|First State Bank offers 'greener' Martin location
|Posted: Friday, June 11, 2010 10:18 am
A ‘GRAND’ OPENING – Community members and First State Bank customers enjoyed a “grand” grand opening of FSB’s newest location on University Street in Martin Tuesday afternoon. Facilities manager (right) Bert Bush and finance team member Jay Barron mix and mingle during the event, which was catered by Sodexo. The new facility incorporates a “greener” concept than ordinary constructions.
The process to build a larger, “greener” headquarters in Martin was years in the making, but after Monday, that goal has come to fruition for First State Bank.
During a grand opening celebration that brought an incredibly packed house Tuesday afternoon to the new location on University Street in Martin, FSB CEO John Clark explained that the process to expand was a three-party process involving the business, Central Baptist Church and the City of Martin.
“Weakley County is where we began. Through the help of our customers, we have seen significant growth and progress. Our University Street location has become our busiest location,” Clark noted.
Under the roofs of the new 26,000-square feet location, the banking, insurance, investment and finance departments are integrated into one location.
While the spacious building seems to encompass all of the needs of the FSB customers, the process to get to this point came as a challenging task for facilities manager Bert Bush.
Bush spent many hours coordinating with the contractors and engineers to step into the latest trend of “green” constructions. To see the finished product, those challenges were worth the wait.
According to Bush, the initial paving project incorporated “pervious” pavement that limits the disruption of the natural hydrology and increases on-site filtration.
“When it rains, it drains,” Bush said of the pervious pavement that actually absorbs moisture underground and carries it into the “rain garden” at the back of the 3-acre property.
The landscape itself throughout the property consists of native or adaptive plant materials which require less fertilization and less water.
Bush added that all of the ornamental beds on the property use a drip irrigation system, reducing the amount of potable water.
“We really wanted to go green with this project,” Bush said.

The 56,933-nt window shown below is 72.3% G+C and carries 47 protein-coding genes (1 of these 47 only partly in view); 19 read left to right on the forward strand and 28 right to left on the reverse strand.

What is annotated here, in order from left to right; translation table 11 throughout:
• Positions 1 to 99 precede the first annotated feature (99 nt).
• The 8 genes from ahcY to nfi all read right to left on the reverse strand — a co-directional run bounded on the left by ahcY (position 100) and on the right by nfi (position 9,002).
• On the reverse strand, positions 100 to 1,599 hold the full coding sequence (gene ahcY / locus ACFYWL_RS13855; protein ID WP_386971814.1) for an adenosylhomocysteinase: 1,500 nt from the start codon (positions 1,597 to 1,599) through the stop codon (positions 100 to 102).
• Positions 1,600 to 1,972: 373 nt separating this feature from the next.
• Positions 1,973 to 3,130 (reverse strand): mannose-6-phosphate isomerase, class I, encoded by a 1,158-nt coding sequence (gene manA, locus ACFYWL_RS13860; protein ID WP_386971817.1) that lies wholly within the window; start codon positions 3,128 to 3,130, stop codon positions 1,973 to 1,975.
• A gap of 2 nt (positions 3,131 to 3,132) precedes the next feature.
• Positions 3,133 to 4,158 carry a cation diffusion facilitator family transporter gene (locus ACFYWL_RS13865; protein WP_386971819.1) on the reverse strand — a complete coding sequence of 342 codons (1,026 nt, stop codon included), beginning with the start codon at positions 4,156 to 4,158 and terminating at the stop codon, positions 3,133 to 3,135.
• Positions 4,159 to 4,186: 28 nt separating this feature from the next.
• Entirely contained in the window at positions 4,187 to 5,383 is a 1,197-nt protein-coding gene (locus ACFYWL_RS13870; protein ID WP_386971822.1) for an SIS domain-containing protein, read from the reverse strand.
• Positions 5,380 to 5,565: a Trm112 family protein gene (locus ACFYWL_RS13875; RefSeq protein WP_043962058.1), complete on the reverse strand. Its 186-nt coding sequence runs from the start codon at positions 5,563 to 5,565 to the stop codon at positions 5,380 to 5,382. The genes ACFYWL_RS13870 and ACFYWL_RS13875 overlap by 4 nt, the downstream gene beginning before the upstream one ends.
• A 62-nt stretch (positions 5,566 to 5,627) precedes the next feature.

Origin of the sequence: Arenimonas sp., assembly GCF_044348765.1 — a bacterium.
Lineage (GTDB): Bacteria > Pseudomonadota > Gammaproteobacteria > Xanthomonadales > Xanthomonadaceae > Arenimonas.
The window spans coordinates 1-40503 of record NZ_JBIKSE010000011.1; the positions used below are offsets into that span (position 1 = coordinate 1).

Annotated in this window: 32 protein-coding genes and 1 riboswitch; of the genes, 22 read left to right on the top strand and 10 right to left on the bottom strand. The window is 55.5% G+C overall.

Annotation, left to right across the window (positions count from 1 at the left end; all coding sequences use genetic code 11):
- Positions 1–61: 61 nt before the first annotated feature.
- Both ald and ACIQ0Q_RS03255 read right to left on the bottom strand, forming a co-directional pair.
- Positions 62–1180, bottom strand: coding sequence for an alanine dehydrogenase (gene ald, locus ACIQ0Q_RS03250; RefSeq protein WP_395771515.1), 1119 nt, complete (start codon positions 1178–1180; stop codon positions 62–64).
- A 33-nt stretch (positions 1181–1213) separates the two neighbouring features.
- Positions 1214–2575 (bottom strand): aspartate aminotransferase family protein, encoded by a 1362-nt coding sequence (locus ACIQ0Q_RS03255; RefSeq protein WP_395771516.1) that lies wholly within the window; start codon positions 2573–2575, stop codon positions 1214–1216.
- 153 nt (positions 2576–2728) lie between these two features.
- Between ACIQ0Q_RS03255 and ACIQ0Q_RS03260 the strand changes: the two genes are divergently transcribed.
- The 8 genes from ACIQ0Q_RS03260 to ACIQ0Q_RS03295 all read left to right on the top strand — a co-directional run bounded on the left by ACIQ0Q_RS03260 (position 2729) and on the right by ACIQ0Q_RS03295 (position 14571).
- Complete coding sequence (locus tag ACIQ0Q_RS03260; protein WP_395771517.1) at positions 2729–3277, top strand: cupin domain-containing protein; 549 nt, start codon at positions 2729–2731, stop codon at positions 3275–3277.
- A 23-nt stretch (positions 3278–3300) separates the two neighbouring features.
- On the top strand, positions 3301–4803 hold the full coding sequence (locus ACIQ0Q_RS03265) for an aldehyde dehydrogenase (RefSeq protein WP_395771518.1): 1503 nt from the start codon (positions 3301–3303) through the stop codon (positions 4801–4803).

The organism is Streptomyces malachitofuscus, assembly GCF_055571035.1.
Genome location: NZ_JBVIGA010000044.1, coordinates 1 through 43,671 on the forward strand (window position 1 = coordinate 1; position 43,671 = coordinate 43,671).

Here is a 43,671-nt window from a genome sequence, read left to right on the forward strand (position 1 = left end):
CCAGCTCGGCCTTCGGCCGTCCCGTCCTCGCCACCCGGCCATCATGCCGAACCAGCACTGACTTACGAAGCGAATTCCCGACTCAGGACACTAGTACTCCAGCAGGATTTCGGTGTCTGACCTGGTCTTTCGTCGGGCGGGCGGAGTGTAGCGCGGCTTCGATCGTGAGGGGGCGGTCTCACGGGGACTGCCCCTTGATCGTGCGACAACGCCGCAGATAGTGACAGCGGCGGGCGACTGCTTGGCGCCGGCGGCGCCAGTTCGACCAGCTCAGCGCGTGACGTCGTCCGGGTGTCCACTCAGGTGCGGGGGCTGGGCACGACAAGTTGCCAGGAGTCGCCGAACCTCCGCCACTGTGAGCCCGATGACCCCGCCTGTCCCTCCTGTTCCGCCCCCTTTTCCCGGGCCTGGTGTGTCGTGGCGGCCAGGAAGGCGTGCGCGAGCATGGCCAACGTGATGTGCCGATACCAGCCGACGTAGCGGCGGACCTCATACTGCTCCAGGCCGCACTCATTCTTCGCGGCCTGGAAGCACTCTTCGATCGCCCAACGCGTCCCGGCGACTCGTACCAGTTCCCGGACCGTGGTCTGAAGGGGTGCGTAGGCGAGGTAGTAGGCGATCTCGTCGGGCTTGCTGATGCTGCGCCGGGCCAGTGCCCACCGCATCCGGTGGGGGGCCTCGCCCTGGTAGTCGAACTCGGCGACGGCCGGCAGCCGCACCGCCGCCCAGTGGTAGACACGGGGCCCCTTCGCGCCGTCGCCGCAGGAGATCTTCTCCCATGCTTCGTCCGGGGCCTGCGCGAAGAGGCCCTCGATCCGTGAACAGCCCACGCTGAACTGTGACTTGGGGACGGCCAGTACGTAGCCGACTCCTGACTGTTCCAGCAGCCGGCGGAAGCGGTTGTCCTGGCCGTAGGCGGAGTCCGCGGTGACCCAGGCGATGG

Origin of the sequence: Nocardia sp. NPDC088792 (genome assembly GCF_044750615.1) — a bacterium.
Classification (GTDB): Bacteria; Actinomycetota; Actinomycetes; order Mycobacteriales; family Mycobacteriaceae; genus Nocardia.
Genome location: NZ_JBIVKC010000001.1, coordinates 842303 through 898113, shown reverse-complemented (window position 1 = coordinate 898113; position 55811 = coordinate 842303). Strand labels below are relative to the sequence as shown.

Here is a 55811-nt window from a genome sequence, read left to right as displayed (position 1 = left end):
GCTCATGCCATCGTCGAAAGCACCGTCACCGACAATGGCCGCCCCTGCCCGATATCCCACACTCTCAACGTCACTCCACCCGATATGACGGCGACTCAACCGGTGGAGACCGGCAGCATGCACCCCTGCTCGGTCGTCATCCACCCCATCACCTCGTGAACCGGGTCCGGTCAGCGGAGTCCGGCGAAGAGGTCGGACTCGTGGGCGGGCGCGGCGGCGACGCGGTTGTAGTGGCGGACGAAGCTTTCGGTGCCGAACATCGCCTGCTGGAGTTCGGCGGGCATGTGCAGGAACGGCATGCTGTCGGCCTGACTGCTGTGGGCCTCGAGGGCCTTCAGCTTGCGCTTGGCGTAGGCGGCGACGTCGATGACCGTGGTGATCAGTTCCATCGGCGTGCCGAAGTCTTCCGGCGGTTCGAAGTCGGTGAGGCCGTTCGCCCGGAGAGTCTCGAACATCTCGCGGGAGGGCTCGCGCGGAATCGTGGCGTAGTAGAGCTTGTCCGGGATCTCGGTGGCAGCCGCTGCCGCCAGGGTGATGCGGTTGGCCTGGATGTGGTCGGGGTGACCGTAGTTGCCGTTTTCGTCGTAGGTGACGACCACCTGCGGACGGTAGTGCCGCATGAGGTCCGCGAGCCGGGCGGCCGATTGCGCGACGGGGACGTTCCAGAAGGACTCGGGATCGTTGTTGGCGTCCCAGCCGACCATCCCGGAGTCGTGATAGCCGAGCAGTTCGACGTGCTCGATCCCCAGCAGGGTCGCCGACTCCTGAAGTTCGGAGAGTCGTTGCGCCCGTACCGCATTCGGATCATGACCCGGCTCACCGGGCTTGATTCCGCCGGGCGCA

As for the architectural design of the building, the building utilizes high “R” value insulation designed to reduce utility costs. Every window is tinted and there appears to be an overabundance of windows.
Bush said the many windows allows more natural lighting and less dependency on artificial lighting throughout.
Ten percent of the materials used in construction were recycled materials.
UTM Recycles! was a key partner in eliminating the amount of waste during the construction and moving process. Members of the local recycle group picked up the refuse from the location during the process for recycle.
The building also utilizes a variable air volume and variable capacity HVAC (heating, ventilation and air conditioning) system.
The HVAC system responds to the demands of the building matching it to the load requirements.
Bush explained the system is designed with a two-degree variation, which cannot exceed or drop below two degrees of 70 degrees.
“Our goal with this project was to use as many local suppliers as we possibly could,” Bush shared.
The energy efficient appliances were purchased from Sharon Furniture and Appliances in Sharon.
The “green” office furniture throughout the building was purchased from Office Products in Martin and E and H Refrigeration of Martin supplied the HVAC system and installation.
To continue with the “green” theme, all restrooms use motion sensor faucets and toilets as well as occupancy lighting.
Bush agreed those features were also good sanitary measures.
After meeting with architects, engineers and contractors, the final product is something to be proud of.
Bush joked that this is probably his last time choosing paint colors and decor for a while.
Customers will also notice local photographs gracing the walls of the new building.
Those photos were taken by marketing director, Mitsi Witherspoon.
Other notables for the project included architect Ginger French and civil engineer Travis Martin of TLM Associates in Jackson.
The construction of the property was handled by Forcum-Lannom.
The new location also houses a second-floor community room for community members to utilize for receptions, gatherings and other social events.
Call FSB at 587-9561 for reservations or additional information.